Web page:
There's also loads of technical stuff on acoustics/psychoacoustics that might be useful to at least get a general grasp of, even if they you don't utilise them in your music, the knowledge might help you spot problems in your own work.

As mentioned before, Sound on Sound is a great resource.

Sound is actually strangely interesting once you get into it.
posted by iamcrispy at 10:14 AM on January 4, 2010

Workflow, gear and techniques are meaningless except as a means to express what you want to express.

Listen, record, practice, mess around with your gear, talk to other artists, listen a lot more, record a lot more, play your stuff for other people, listen even more, try to make stuff that sounds like what you are listening to as practice, and always hone your own musical taste & style during the entire process.

Once you have done this enough, your workflow and technique will magically appear in front of your eyes.

Probably not what you wanted to hear. You can always press the arpeggiator button on your synth if you want to take the shortcut.
posted by Aquaman at 10:15 AM on January 4, 2010

There's an online course about that, but it's a little expensive and you need to have a Mac and Apple Logic software:
But it covers most of what you're interested in learning.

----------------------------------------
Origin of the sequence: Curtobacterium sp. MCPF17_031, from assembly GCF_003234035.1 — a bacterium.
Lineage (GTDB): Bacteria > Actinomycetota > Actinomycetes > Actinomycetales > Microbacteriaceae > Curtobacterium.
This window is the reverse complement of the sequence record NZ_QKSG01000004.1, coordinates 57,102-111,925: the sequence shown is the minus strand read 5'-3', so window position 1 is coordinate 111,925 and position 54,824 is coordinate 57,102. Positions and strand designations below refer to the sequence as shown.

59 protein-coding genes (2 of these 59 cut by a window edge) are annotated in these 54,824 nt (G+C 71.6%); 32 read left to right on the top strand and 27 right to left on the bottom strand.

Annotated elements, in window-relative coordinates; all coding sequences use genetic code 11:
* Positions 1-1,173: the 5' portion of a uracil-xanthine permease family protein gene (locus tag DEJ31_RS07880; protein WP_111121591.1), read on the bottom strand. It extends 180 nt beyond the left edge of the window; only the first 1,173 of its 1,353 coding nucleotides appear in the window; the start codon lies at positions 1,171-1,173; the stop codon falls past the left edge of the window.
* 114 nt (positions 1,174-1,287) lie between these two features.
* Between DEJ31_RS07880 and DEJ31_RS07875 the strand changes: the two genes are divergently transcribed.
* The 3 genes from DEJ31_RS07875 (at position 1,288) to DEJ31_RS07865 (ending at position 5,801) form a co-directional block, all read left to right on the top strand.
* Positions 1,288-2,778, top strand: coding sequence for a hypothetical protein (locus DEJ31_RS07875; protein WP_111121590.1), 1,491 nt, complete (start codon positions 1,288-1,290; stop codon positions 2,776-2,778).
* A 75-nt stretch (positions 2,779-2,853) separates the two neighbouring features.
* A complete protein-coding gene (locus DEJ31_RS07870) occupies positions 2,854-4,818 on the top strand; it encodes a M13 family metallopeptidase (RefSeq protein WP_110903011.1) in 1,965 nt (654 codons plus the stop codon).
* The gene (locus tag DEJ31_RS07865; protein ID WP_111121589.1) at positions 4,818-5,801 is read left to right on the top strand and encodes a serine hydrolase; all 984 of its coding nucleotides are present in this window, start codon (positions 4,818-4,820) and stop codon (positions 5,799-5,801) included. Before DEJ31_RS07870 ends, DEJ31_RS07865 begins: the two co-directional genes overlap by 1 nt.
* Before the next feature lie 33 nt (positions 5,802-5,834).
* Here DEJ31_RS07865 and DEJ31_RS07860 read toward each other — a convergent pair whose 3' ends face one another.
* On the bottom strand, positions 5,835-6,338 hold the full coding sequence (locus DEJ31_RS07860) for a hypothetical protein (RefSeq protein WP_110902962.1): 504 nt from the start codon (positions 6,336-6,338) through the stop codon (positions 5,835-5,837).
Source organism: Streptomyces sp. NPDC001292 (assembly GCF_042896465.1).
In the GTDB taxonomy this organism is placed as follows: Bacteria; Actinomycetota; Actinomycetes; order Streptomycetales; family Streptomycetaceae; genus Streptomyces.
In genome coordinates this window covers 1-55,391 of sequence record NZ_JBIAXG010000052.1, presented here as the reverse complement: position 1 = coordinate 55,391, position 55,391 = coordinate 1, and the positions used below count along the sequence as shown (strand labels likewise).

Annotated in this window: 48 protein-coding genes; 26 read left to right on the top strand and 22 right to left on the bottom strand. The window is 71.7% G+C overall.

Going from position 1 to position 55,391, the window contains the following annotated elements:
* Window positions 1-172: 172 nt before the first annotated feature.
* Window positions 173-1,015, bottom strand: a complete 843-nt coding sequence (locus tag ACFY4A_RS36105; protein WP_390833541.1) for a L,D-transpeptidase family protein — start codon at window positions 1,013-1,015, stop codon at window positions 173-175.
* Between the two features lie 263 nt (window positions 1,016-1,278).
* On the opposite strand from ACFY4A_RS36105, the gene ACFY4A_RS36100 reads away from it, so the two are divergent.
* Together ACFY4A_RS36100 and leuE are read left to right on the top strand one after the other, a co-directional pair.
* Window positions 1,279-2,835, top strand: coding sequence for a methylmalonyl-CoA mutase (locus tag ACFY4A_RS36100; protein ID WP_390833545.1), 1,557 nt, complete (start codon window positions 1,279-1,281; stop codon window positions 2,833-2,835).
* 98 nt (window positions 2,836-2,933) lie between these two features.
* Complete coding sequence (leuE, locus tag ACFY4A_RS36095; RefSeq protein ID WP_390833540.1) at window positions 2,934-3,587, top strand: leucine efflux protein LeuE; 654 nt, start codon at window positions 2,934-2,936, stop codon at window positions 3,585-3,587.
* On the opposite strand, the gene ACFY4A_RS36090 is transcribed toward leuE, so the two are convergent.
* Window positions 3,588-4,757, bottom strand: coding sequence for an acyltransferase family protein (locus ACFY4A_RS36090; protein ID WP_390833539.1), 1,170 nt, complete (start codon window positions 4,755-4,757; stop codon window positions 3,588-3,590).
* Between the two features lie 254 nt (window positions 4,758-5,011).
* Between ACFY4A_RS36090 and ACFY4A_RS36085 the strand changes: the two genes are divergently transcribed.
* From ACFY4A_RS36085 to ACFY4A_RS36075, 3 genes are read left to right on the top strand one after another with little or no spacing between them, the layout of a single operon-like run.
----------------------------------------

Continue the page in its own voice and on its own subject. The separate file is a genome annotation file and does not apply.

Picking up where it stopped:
posted by dayintoday at 10:21 AM on January 4, 2010

Some time ago I read some website that was demonstrating how your ears naturally EQ music. They played a sample with a full bass sound for 30 seconds, then immediately afterward, the same sample with much less bass. They were pointing out how the first 5-7 seconds, it sounds really flat, but that feeling goes away as your brain adjusts the sound.

My theory is that this is part of the problem, it's very hard to get a true sense of the sound when you are focused in on a song or a loop. Possibly solutions: periodically stop what you're doing and listen to something professionally produced to reset your ears; include samples from professionally produced music in your stuff and bring other sounds up to meet them; sample something and try to copy it, then use a spectrum analyzer to see where the differences are.

Other tips:

It can be hard to get anything to sound good in Reason, the basic samples are kind of flat IMO. Maybe shop around for a different sample library?

I found that adding a limiter on the master output helps a lot, and now I do that every time. You can add EQ and even a touch of reverb there -- it helps to bring all the sounds together. Also BBE Sonic Maximizer is a cheap, easy way to improve the sound.

I've heard a lot of amateur-produced tracks and even ones that I thought were amazing in terms of arrangement and composition didn't quite have that professional sheen. I think this means that that's what a mastering engineer does, and it is a dark, complex art involving multiband compressors or something that's beyond me. I've always wanted to send my music to be mastered and see if this is true.